How much thought have you given your handbag? If you’re like five-years-ago me, the answer is “not much.”
I had used a handbag to haul my high school books, some on-trend, fast-fashion purse from wherever the heck. I’d buy a new one, and it would look nice… for a while.
Until it wouldn’t. The worn-out bag would go off to a landfill, and I would go off to the mall; the “on-to-the-next-one” ethos of American fashion.
Tired of having to continually replace my purses, the internet introduced me to the concept of The Investment Bag.
Disclaimer: “Investment” clothing is not to be confused with, and is by no means a replacement for actual, capital investments. “Investment pieces” are just good-looking, long-lasting pieces of your wardrobe that will look nice, remain in good shape, and remain stylish for years to come.
The Investment Bag
An investment bag is a purse that’s simple, stylish, and well-constructed; it’s a statement piece that will last you many seasons.
What an investment bag is
- Expensive – investment bags generally cost most than you might be used to paying. However, they’re worth it; they’re usually made from a durable material, with good quality stitching. (If you’re buying an expensive, timeless bag… made from a poor quality material, that’s obviously poorly constructed, you’re doing it wrong.) By purchasing a good, long-lasting investment purse, you’re avoiding the need to buy a new, lower-quality bag every six months or a year, and you’re saving a bunch of used, worn-out handbags from ending up in a landfill.
- Timeless – the best investment bags are timeless. They often come in a neutral color such as black, tan, or brown, and don’t have an abundance of features (like buckles, spikes, or obvious, in-your-face labels) that will tie the piece to a particular season. You know the mid-2000s Louis Vuitton “Monograph” bags (insert StyleCaster link)? Yeah. Not those.
- Appropriate for most occasions – think of all of the places you go on a regular basis… college, your internship, auditions, brunch, the office… an investment bag will generally be appropriate for all of them. It’s a great multi-purpose handbag that will save space in your closet, and save you from having to switch purses throughout the week.
What an investment bag isn’t
- Cheap – while you may acquire one for not very much money (thank you thrift shops, consignment stores (insert link to best thrift shops in LA), and Ebay), an investment bag is never cheap(ly made). If you’re spending a good sum of money on a purse, why would you buy something that will fall apart in a few months?
- Trendy – everyone knows the handbag of the moment. That one must-have purse that everyone who is anyone seems to be carrying. But think about it. You know how you sometimes cringe when you see old pictures of yourself? Remember: what’s “so in” right now will, eventually, look “so ten years ago.”
- A single-situation style – so you have found a purse that’s well-constructed, made of a good material, and within your budget. Great! …except it’s a briefcase that you’ll bring only to the office. Or a tiny clutch you’ll only use when going out. Or a bag that’s perfect for the beach. Yes, it can be nice to have those items in your closet. But no, they’re not investment bags.
If you hit Google in search of “the best investment bags,” you’ll likely come across classic handbags such as:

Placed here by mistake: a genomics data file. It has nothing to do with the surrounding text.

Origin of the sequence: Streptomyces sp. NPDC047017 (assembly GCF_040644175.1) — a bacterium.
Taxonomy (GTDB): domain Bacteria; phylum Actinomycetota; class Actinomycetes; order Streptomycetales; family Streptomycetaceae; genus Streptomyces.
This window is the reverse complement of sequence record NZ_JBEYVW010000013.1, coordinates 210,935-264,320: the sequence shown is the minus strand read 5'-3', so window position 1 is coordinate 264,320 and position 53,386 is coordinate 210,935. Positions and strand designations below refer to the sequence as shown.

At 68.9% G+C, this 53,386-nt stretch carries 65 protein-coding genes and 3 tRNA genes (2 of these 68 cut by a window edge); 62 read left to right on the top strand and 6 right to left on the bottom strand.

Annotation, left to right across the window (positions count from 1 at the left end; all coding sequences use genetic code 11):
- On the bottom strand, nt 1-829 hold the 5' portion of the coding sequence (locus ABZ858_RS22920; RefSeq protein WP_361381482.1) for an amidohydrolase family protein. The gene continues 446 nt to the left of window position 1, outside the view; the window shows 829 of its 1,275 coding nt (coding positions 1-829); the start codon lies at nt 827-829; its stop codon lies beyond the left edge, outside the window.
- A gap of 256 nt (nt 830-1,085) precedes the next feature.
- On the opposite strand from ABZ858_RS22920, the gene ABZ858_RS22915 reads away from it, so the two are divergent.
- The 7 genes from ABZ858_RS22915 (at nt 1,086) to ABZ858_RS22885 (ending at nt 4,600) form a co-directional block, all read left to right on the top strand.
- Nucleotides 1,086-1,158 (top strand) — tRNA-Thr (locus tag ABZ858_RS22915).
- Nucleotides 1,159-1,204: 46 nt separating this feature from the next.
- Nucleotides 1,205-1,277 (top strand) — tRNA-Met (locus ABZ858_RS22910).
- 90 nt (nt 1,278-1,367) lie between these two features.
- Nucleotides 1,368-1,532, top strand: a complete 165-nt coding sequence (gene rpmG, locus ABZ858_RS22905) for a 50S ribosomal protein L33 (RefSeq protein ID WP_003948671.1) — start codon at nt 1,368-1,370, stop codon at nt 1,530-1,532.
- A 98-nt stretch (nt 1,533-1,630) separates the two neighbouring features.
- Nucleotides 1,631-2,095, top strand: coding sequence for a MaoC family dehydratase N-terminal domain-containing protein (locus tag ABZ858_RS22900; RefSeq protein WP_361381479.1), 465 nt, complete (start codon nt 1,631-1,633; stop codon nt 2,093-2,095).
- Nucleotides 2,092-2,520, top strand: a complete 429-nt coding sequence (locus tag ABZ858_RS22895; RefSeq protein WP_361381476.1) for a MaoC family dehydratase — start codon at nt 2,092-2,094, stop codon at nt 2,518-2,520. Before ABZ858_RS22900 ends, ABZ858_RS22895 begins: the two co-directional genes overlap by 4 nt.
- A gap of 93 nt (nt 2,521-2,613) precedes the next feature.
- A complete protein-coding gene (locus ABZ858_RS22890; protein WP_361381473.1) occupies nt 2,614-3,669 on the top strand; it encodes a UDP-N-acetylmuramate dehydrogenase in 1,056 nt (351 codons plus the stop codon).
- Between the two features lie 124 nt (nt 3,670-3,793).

- the Louis Vuitton “Phenix”
- the Chanel “Flap Bag”
- the Hermès “Victoria II”
And don’t get me wrong — Thread Detectives love those too! But we’re willing to wager you won’t be upgrading directly from that pocketbook you bought at H&M to a purse that costs $4,000.
Neither would we. So we set off in search of an in-between. Something in the middle. A cute work bag that’s an affordable alternative to designer handbags. A professional purse that won’t break the bank. And here is what we found:
The Top 3 Brands for Affordable Designer Handbags
Coach – Coach is a great pick for budget-friendly, stylish classics. My current favorite? The Soft Borough Bag.
While I don’t own this bag, if I were to buy a new one, this is the one I would probably go with. At $234, it’s about the cost of four lower-cost, fast-fashion bags (something that I wish I had understood sooner). On top of that, it’s simple, black, and well-crafted, with a nice shoulder strap
because I have a bad habit of carrying too many heavy things. Yes please.
Michael by Michael Kors – Michael by Michael Kors – the next (slightly more expensive) stop on our tour is Michael by Michael Kors. Like Coach, they’re simple, stylish, and good for a variety of occasions. If I were to go MMK, I’d go with the “Mae East West Tote.”
Village Tannery – Village Tannery is a leather shop in New York City. While Coach and MMK are solid picks, I’m #teamVillageTannery because:
- they make all of their leather goods in-house (in a workshop in the back of the store) – support local craftspeople!
- their bags are subtle and unbranded
- their bags last absolutely forever — if they ever break, they’ll fix them free of charge (except animal damage; for that, you’re on your own)… not that they will need to; they’re built to outlast a nuclear apocalypse
In short, Village Tannery is a good pick because their purses are of very good quality, very well constructed, and it’s nearly impossible that your friend will have the same bag as you. If they don’t have exactly what you’re looking for, I’ve heard that they do custom orders (for a price).
If you’re living in New York, or traveling there, go, stop by their shop. They’re located at 173 Bleecker St, near the 1 at Houston Street, or the A/C/E and B/D/F/M at West 4th Street.
If you’re nowhere near New York, pick one up on Ebay. The selection is obviously a bit limited, but I’ve found some sub-$100 gems.
How about you, Thread Detectives? What was your first investment bag?